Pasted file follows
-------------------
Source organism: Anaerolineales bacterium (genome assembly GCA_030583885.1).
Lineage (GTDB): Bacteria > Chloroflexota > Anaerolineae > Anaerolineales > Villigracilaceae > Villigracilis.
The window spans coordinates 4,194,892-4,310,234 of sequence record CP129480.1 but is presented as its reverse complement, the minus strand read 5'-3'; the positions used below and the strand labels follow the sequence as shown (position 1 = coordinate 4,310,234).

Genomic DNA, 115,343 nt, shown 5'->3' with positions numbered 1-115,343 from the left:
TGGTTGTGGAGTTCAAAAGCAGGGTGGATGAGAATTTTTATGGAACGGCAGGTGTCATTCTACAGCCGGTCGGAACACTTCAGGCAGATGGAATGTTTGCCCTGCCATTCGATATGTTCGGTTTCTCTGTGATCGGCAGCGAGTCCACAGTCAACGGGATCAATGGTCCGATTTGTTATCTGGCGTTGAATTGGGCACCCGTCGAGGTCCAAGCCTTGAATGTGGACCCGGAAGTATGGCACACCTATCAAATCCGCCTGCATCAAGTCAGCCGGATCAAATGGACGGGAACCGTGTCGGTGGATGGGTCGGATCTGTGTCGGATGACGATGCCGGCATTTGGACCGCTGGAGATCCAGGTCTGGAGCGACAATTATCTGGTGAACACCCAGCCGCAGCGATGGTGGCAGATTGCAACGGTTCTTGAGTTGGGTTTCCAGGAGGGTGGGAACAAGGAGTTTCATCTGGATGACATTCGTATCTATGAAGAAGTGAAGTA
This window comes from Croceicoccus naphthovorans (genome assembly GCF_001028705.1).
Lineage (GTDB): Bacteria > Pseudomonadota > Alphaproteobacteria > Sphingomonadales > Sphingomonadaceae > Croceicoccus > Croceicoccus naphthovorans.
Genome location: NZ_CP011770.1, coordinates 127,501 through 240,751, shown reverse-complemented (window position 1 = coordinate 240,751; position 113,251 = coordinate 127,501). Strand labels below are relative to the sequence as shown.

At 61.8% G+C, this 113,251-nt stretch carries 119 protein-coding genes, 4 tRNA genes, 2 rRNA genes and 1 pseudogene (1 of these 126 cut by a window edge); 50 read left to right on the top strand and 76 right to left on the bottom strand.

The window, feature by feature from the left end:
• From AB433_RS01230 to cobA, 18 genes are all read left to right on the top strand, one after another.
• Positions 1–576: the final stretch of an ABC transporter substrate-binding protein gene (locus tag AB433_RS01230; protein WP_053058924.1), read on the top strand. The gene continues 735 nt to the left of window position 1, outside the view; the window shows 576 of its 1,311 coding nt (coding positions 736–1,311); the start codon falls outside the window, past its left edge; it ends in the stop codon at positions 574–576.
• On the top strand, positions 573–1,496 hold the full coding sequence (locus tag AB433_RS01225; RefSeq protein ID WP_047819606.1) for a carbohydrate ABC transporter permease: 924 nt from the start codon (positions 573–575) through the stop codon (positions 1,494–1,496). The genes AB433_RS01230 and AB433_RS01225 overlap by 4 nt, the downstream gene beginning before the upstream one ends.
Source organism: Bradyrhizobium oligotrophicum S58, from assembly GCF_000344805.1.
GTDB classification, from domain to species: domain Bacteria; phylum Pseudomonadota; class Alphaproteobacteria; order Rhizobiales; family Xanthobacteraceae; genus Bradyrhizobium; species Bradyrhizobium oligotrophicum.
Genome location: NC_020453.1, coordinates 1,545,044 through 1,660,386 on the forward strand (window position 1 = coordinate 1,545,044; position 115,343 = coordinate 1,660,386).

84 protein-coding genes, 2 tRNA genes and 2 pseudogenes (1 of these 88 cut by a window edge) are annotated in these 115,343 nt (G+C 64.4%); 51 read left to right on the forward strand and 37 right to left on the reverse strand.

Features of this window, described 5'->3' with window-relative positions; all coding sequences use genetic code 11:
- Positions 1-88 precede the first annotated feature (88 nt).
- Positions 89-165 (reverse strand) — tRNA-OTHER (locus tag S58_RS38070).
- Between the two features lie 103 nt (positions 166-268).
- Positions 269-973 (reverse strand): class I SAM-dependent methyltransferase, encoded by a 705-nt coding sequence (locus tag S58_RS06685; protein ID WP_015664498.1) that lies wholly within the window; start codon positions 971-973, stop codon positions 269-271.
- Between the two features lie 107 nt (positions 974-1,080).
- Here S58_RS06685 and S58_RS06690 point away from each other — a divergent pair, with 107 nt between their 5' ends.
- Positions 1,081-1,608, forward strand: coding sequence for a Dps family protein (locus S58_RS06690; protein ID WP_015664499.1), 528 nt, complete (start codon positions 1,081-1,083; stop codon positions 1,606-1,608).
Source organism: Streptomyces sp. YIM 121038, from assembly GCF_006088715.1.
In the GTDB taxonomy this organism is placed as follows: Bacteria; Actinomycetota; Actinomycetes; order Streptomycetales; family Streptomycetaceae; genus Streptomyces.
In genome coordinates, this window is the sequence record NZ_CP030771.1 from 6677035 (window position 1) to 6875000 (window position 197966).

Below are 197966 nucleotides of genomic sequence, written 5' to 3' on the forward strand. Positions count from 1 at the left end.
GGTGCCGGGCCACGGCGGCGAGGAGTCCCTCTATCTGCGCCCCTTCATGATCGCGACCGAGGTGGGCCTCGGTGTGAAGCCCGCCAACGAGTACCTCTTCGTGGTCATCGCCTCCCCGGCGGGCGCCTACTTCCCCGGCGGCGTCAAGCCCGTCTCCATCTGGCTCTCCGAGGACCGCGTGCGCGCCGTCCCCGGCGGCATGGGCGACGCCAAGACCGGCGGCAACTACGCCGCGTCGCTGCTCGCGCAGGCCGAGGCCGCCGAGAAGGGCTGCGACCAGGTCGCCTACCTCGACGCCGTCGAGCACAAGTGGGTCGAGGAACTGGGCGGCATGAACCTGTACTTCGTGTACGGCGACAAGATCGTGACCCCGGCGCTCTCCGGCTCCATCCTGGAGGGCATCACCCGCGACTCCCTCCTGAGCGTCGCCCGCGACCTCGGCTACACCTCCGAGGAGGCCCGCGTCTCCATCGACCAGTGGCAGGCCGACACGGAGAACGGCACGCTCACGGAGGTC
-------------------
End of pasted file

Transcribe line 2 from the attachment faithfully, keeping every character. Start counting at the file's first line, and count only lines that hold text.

Lineage (GTDB): Bacteria > Chloroflexota > Anaerolineae > Anaerolineales > Villigracilaceae > Villigracilis.